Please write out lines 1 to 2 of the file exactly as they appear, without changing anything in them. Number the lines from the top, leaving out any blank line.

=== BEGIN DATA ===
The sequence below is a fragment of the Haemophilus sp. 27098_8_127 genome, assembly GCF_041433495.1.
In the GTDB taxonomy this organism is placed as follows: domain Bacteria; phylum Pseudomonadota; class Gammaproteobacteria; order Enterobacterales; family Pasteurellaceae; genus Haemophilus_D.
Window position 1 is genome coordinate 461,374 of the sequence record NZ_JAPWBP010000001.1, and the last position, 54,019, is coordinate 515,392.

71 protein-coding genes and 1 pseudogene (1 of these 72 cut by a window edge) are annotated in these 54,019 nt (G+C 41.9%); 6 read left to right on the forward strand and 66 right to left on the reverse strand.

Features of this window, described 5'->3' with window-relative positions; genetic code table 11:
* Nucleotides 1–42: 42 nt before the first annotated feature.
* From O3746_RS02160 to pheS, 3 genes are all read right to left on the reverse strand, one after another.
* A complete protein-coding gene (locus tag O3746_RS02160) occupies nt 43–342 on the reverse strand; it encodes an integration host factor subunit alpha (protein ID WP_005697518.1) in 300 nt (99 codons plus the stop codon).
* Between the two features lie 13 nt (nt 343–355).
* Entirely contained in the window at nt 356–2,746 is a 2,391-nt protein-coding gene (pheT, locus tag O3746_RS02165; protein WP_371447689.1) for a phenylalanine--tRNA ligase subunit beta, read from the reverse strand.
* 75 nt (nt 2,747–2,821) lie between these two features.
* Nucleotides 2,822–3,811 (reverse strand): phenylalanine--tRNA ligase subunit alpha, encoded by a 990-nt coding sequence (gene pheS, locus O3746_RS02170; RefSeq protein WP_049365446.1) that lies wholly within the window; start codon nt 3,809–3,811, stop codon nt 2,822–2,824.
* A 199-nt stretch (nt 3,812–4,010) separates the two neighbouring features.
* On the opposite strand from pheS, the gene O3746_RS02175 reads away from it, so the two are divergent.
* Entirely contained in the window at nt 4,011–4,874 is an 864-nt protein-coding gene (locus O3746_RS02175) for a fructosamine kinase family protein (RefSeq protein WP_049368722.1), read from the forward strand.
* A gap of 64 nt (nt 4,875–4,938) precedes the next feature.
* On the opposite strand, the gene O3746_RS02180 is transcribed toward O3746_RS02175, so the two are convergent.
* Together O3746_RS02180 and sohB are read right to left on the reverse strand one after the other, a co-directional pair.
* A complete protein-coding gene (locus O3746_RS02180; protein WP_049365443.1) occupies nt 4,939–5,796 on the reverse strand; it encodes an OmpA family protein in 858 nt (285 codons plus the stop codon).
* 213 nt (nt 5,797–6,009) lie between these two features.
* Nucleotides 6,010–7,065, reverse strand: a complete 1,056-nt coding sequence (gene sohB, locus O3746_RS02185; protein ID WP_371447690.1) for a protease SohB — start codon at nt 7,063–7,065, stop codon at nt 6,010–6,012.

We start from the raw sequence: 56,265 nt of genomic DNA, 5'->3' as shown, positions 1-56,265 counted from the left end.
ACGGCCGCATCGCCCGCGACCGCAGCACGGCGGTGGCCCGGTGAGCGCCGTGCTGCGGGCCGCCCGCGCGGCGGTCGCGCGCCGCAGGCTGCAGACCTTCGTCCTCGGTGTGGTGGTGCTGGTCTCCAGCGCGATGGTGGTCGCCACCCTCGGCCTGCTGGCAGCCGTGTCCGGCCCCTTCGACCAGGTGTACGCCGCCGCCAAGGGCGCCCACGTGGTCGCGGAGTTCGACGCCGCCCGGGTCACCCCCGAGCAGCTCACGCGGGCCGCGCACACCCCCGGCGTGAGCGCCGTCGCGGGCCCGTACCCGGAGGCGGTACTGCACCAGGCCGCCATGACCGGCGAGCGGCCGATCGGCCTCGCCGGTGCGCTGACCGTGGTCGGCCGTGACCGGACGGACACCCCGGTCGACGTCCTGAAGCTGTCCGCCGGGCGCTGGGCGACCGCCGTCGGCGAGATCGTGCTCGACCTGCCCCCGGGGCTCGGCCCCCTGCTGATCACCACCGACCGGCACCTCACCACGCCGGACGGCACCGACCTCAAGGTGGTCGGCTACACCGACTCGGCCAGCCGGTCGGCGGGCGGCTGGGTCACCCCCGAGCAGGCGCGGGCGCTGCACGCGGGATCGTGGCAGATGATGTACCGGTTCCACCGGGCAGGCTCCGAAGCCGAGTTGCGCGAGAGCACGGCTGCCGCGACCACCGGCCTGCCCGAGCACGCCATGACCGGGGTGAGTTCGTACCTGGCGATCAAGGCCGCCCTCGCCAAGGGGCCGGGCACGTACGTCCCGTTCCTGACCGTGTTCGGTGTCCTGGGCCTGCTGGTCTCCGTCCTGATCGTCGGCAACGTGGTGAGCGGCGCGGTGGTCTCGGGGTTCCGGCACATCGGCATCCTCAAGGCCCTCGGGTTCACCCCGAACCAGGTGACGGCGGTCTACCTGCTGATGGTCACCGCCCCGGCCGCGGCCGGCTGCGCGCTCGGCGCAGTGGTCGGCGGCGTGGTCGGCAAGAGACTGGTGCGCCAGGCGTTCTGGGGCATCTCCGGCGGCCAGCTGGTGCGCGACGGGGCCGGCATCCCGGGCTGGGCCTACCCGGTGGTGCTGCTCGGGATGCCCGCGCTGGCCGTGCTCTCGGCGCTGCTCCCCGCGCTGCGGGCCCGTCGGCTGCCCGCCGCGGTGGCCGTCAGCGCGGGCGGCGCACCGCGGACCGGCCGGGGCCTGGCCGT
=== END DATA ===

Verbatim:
The sequence below is a fragment of the Haemophilus sp. 27098_8_127 genome, assembly GCF_041433495.1.
In the GTDB taxonomy this organism is placed as follows: domain Bacteria; phylum Pseudomonadota; class Gammaproteobacteria; order Enterobacterales; family Pasteurellaceae; genus Haemophilus_D.